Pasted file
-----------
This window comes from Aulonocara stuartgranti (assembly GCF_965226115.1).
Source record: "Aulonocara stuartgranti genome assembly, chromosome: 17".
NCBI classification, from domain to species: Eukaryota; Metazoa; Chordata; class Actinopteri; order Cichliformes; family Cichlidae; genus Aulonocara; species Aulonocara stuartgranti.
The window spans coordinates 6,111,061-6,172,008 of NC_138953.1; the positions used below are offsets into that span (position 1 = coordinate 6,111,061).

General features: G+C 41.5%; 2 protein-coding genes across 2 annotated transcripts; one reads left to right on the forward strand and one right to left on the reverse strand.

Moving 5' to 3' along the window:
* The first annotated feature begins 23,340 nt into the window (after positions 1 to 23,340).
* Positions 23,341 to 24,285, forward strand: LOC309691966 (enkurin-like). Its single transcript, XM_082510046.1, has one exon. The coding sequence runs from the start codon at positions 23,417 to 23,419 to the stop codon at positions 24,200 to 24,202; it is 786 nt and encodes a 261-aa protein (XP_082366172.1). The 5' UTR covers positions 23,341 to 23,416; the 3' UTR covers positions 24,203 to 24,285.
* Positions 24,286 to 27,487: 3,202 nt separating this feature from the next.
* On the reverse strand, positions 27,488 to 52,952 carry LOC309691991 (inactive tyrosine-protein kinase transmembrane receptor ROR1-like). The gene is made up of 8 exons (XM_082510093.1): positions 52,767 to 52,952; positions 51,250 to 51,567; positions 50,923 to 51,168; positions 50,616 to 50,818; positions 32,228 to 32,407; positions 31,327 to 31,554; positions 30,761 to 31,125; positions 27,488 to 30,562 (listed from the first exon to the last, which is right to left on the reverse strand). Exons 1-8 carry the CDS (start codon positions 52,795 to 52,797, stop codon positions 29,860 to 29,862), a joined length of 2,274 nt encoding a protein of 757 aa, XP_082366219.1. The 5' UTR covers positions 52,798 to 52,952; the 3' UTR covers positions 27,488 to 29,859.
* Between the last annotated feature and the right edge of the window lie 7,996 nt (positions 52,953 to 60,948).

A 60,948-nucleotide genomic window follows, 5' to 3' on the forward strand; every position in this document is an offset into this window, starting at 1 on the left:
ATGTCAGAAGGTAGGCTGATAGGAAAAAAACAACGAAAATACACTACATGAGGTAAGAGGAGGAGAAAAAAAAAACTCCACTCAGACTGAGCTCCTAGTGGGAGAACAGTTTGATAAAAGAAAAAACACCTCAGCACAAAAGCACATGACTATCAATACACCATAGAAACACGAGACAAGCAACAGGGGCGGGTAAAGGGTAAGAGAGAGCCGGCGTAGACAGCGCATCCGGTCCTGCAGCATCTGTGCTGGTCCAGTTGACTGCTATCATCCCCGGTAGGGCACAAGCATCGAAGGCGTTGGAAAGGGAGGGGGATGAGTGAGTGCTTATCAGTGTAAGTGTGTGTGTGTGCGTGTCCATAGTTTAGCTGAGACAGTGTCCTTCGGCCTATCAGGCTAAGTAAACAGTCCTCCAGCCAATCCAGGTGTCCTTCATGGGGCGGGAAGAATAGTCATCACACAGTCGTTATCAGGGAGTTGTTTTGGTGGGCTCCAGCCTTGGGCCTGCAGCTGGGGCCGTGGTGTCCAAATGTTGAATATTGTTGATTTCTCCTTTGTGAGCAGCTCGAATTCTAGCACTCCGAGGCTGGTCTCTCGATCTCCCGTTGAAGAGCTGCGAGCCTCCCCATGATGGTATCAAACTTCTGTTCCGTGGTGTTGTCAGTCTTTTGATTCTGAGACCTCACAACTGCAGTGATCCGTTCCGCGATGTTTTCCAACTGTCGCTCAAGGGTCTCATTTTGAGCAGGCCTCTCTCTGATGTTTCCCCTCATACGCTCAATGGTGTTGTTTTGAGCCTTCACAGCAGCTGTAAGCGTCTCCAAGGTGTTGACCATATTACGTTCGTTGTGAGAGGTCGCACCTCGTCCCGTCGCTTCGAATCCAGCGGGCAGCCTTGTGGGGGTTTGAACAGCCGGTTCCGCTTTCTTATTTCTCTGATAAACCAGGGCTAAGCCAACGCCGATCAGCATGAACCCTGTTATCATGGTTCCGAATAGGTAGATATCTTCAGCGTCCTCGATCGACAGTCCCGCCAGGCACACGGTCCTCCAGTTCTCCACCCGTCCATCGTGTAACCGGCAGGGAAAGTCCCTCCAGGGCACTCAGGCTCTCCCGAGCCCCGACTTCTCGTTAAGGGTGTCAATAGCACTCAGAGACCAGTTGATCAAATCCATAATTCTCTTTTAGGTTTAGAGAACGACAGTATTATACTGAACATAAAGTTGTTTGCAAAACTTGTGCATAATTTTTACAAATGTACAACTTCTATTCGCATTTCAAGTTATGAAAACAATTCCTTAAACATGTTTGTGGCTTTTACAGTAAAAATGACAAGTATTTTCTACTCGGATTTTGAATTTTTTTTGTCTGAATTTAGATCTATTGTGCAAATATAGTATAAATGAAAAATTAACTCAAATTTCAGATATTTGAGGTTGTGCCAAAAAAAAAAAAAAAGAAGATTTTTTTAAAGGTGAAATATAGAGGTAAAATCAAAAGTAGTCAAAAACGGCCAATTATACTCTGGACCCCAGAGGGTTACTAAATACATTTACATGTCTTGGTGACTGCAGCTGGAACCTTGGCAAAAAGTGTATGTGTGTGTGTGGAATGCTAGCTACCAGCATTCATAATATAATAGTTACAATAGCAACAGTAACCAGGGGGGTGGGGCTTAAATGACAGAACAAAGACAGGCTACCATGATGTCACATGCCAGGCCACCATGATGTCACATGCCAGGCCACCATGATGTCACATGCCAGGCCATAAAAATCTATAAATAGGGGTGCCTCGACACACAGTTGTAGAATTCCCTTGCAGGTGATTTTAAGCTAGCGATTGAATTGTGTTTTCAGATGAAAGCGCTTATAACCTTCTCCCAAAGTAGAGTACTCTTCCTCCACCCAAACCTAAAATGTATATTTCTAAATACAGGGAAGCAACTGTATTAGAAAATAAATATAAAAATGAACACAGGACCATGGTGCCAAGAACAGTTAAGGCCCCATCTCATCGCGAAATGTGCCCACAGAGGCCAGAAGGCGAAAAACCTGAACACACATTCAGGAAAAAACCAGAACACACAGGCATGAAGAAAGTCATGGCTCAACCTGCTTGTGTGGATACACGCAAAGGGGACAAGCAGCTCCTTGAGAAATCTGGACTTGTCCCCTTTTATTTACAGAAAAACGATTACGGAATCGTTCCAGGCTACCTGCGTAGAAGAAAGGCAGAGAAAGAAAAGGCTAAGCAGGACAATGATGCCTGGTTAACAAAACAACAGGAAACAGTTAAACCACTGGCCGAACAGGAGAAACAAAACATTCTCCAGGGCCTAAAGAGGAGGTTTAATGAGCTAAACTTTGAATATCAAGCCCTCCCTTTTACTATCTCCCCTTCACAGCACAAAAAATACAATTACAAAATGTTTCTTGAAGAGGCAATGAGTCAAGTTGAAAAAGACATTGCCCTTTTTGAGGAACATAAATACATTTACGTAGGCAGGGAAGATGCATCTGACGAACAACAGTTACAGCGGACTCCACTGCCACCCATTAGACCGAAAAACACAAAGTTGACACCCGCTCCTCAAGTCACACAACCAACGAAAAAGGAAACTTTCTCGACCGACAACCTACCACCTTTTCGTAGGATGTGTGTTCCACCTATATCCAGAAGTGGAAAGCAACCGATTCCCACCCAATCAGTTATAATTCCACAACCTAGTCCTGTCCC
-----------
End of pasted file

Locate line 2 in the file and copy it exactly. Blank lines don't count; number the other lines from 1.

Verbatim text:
Source record: "Aulonocara stuartgranti genome assembly, chromosome: 17".